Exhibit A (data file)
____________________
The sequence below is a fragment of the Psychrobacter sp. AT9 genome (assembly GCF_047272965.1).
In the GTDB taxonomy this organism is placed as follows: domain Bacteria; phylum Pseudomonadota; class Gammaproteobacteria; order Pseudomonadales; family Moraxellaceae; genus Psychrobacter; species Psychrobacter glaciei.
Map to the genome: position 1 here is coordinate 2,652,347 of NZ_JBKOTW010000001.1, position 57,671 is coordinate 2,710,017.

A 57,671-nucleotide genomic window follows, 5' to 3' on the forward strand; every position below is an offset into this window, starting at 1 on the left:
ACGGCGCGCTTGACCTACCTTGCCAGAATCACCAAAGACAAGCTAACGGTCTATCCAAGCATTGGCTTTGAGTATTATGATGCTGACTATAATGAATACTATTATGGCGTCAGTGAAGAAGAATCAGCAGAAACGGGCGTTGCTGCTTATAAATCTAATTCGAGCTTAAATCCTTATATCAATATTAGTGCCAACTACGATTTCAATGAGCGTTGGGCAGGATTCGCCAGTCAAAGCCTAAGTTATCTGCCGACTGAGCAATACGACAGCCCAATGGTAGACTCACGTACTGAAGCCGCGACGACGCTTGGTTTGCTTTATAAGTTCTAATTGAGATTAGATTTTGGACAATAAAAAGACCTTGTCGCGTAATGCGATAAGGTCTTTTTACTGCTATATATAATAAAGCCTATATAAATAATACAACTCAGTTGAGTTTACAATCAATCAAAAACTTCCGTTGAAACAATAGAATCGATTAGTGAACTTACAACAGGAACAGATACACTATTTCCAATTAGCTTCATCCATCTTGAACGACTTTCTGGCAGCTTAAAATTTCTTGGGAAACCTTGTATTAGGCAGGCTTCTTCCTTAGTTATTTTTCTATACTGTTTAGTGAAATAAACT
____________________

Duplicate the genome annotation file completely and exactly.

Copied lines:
The sequence below is a fragment of the Psychrobacter sp. AT9 genome (assembly GCF_047272965.1).
In the GTDB taxonomy this organism is placed as follows: domain Bacteria; phylum Pseudomonadota; class Gammaproteobacteria; order Pseudomonadales; family Moraxellaceae; genus Psychrobacter; species Psychrobacter glaciei.
Map to the genome: position 1 here is coordinate 2,652,347 of NZ_JBKOTW010000001.1, position 57,671 is coordinate 2,710,017.

A 57,671-nucleotide genomic window follows, 5' to 3' on the forward strand; every position below is an offset into this window, starting at 1 on the left:
ACGGCGCGCTTGACCTACCTTGCCAGAATCACCAAAGACAAGCTAACGGTCTATCCAAGCATTGGCTTTGAGTATTATGATGCTGACTATAATGAATACTATTATGGCGTCAGTGAAGAAGAATCAGCAGAAACGGGCGTTGCTGCTTATAAATCTAATTCGAGCTTAAATCCTTATATCAATATTAGTGCCAACTACGATTTCAATGAGCGTTGGGCAGGATTCGCCAGTCAAAGCCTAAGTTATCTGCCGACTGAGCAATACGACAGCCCAATGGTAGACTCACGTACTGAAGCCGCGACGACGCTTGGTTTGCTTTATAAGTTCTAATTGAGATTAGATTTTGGACAATAAAAAGACCTTGTCGCGTAATGCGATAAGGTCTTTTTACTGCTATATATAATAAAGCCTATATAAATAATACAACTCAGTTGAGTTTACAATCAATCAAAAACTTCCGTTGAAACAATAGAATCGATTAGTGAACTTACAACAGGAACAGATACACTATTTCCAATTAGCTTCATCCATCTTGAACGACTTTCTGGCAGCTTAAAATTTCTTGGGAAACCTTGTATTAGGCAGGCTTCTTCCTTAGTTATTTTTCTATACTGTTTAGTGAAATAAACT